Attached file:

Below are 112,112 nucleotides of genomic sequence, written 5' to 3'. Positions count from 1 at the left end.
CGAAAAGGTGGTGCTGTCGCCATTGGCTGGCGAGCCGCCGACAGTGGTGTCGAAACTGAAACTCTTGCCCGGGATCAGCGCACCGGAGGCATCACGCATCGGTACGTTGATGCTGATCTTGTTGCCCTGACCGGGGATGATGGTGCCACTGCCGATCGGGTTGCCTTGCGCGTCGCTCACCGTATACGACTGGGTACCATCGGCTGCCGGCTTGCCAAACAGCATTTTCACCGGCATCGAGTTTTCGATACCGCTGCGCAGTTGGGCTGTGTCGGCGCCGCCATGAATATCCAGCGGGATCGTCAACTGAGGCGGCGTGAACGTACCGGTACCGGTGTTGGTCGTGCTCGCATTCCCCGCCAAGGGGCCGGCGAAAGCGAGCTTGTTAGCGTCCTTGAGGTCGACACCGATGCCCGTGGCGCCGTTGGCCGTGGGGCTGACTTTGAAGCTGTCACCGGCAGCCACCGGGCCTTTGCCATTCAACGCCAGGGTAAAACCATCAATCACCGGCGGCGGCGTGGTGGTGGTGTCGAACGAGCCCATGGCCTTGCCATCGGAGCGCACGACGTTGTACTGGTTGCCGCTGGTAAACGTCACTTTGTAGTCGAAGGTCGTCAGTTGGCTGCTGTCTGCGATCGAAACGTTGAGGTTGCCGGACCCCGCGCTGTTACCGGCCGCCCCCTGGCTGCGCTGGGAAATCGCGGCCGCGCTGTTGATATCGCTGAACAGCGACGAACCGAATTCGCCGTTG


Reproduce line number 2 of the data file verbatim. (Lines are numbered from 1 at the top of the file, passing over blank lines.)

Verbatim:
CGAAAAGGTGGTGCTGTCGCCATTGGCTGGCGAGCCGCCGACAGTGGTGTCGAAACTGAAACTCTTGCCCGGGATCAGCGCACCGGAGGCATCACGCATCGGTACGTTGATGCTGATCTTGTTGCCCTGACCGGGGATGATGGTGCCACTGCCGATCGGGTTGCCTTGCGCGTCGCTCACCGTATACGACTGGGTACCATCGGCTGCCGGCTTGCCAAACAGCATTTTCACCGGCATCGAGTTTTCGATACCGCTGCGCAGTTGGGCTGTGTCGGCGCCGCCATGAATATCCAGCGGGATCGTCAACTGAGGCGGCGTGAACGTACCGGTACCGGTGTTGGTCGTGCTCGCATTCCCCGCCAAGGGGCCGGCGAAAGCGAGCTTGTTAGCGTCCTTGAGGTCGACACCGATGCCCGTGGCGCCGTTGGCCGTGGGGCTGACTTTGAAGCTGTCACCGGCAGCCACCGGGCCTTTGCCATTCAACGCCAGGGTAAAACCATCAATCACCGGCGGCGGCGTGGTGGTGGTGTCGAACGAGCCCATGGCCTTGCCATCGGAGCGCACGACGTTGTACTGGTTGCCGCTGGTAAACGTCACTTTGTAGTCGAAGGTCGTCAGTTGGCTGCTGTCTGCGATCGAAACGTTGAGGTTGCCGGACCCCGCGCTGTTACCGGCCGCCCCCTGGCTGCGCTGGGAAATCGCGGCCGCGCTGTTGATATCGCTGAACAGCGACGAACCGAATTCGCCGTTG